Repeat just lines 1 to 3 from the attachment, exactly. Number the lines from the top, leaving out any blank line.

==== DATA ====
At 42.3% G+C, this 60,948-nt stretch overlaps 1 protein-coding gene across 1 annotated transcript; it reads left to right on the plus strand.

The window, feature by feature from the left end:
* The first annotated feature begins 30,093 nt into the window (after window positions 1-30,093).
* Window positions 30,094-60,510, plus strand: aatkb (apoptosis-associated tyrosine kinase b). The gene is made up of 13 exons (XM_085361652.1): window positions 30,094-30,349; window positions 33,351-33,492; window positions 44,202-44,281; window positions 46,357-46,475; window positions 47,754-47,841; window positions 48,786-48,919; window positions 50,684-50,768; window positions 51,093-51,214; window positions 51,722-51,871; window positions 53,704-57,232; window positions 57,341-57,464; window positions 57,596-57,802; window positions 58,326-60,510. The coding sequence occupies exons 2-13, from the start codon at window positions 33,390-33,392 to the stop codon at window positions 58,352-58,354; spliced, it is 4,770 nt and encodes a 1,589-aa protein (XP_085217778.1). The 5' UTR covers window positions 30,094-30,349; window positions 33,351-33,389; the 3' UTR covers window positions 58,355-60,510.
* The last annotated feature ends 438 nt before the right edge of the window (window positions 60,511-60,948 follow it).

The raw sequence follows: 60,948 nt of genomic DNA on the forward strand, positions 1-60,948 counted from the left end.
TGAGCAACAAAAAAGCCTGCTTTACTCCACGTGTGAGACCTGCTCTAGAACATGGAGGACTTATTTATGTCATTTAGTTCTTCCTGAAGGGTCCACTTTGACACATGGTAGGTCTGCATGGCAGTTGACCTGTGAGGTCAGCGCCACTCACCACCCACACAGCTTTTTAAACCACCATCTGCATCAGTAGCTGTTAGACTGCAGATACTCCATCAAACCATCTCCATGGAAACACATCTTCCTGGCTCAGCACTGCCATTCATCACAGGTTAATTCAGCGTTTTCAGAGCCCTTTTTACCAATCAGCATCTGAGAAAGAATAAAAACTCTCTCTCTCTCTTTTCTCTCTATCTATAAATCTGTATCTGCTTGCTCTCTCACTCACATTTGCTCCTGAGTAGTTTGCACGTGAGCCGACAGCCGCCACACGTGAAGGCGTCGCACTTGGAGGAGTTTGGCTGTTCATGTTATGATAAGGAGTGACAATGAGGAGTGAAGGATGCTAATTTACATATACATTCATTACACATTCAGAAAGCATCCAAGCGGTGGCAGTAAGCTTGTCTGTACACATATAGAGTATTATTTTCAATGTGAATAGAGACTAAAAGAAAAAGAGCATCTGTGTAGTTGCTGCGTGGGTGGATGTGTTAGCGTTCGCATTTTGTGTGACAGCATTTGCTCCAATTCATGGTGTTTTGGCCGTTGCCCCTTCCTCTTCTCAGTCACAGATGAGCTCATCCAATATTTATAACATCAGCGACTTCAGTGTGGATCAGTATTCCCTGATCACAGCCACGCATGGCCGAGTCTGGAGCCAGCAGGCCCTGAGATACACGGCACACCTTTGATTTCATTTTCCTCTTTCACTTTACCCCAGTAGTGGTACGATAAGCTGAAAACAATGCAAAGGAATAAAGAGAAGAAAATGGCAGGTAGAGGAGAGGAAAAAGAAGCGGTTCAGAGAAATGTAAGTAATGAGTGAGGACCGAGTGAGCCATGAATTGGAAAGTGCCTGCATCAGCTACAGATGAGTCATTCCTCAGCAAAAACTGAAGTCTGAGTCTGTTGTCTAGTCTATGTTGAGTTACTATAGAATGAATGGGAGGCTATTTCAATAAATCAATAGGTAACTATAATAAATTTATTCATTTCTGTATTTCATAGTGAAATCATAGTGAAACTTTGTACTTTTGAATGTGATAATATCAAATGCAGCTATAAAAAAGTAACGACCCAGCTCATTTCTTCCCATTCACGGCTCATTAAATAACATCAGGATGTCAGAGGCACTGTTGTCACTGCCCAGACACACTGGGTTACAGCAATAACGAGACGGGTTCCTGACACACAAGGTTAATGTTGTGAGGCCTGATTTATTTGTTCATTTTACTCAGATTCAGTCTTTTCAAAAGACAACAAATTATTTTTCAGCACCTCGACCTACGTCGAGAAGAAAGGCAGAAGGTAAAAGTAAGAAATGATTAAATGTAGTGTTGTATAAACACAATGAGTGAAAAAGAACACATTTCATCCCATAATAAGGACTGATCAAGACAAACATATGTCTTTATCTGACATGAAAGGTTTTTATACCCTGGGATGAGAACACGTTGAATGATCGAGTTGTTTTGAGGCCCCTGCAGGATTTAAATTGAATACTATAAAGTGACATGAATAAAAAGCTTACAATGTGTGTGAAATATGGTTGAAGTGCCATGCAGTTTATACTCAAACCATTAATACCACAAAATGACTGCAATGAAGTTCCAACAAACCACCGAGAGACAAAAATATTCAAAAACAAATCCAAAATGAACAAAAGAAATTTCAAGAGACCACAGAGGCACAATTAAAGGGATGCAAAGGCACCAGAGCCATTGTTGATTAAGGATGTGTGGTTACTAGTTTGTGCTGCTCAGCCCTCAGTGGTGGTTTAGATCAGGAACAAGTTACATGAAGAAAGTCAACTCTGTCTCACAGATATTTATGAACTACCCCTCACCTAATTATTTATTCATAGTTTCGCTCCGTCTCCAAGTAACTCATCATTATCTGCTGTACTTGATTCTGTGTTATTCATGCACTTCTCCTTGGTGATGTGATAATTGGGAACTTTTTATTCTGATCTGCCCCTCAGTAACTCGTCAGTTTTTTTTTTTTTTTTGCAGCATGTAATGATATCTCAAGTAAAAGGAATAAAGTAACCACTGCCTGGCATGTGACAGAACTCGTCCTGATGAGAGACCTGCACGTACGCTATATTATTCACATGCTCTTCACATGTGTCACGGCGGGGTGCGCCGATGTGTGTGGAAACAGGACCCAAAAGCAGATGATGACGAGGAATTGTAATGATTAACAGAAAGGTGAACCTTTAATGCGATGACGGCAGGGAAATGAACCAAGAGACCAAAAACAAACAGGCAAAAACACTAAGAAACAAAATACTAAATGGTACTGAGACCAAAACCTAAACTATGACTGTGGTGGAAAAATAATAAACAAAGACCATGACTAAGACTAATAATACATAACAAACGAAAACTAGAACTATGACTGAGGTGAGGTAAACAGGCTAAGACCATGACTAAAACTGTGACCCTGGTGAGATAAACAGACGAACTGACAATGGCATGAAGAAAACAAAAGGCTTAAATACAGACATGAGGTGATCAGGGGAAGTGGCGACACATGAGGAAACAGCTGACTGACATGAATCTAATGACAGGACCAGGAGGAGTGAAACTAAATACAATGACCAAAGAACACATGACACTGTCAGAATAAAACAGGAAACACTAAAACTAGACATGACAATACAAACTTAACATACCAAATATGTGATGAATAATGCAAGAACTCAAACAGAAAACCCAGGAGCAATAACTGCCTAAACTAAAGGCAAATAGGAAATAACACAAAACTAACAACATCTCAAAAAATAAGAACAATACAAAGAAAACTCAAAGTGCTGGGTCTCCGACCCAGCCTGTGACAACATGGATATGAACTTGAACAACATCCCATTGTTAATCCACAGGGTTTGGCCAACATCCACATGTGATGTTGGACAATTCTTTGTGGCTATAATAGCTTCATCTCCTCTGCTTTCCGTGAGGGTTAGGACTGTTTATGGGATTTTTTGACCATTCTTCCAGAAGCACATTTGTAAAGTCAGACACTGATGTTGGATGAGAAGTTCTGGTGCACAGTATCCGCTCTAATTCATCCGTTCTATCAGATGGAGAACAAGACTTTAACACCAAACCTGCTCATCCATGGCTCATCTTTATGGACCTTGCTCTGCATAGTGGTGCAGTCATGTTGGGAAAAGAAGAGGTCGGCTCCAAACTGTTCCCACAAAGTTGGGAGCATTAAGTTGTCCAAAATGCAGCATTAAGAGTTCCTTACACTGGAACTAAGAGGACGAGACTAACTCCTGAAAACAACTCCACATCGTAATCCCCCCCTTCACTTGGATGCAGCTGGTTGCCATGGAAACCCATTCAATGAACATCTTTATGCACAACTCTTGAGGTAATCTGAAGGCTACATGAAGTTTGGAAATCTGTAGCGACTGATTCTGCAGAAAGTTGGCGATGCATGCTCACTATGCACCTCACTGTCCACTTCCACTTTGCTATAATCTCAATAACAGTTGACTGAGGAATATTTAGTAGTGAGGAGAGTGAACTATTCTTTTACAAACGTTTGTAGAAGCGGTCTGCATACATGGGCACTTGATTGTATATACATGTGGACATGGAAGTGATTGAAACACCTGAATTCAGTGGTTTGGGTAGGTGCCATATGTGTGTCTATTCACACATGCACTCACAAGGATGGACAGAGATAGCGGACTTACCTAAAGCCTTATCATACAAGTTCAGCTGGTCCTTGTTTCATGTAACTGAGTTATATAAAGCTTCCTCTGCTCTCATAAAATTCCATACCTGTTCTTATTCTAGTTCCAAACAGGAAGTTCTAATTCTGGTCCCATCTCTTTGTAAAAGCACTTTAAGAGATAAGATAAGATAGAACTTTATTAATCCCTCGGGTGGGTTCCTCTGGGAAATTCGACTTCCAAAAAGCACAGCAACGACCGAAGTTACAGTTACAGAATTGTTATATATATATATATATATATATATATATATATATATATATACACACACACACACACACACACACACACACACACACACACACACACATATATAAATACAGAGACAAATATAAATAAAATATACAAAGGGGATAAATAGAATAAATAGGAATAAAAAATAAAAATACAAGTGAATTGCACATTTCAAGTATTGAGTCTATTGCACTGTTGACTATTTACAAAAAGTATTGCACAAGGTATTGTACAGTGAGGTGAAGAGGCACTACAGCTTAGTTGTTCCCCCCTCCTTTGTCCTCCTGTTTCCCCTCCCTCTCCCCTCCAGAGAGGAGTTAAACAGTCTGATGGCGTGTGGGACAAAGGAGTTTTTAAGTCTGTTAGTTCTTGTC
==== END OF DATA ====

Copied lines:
At 42.3% G+C, this 60,948-nt stretch overlaps 1 protein-coding gene across 1 annotated transcript; it reads left to right on the plus strand.

The window, feature by feature from the left end:
* The first annotated feature begins 30,093 nt into the window (after window positions 1-30,093).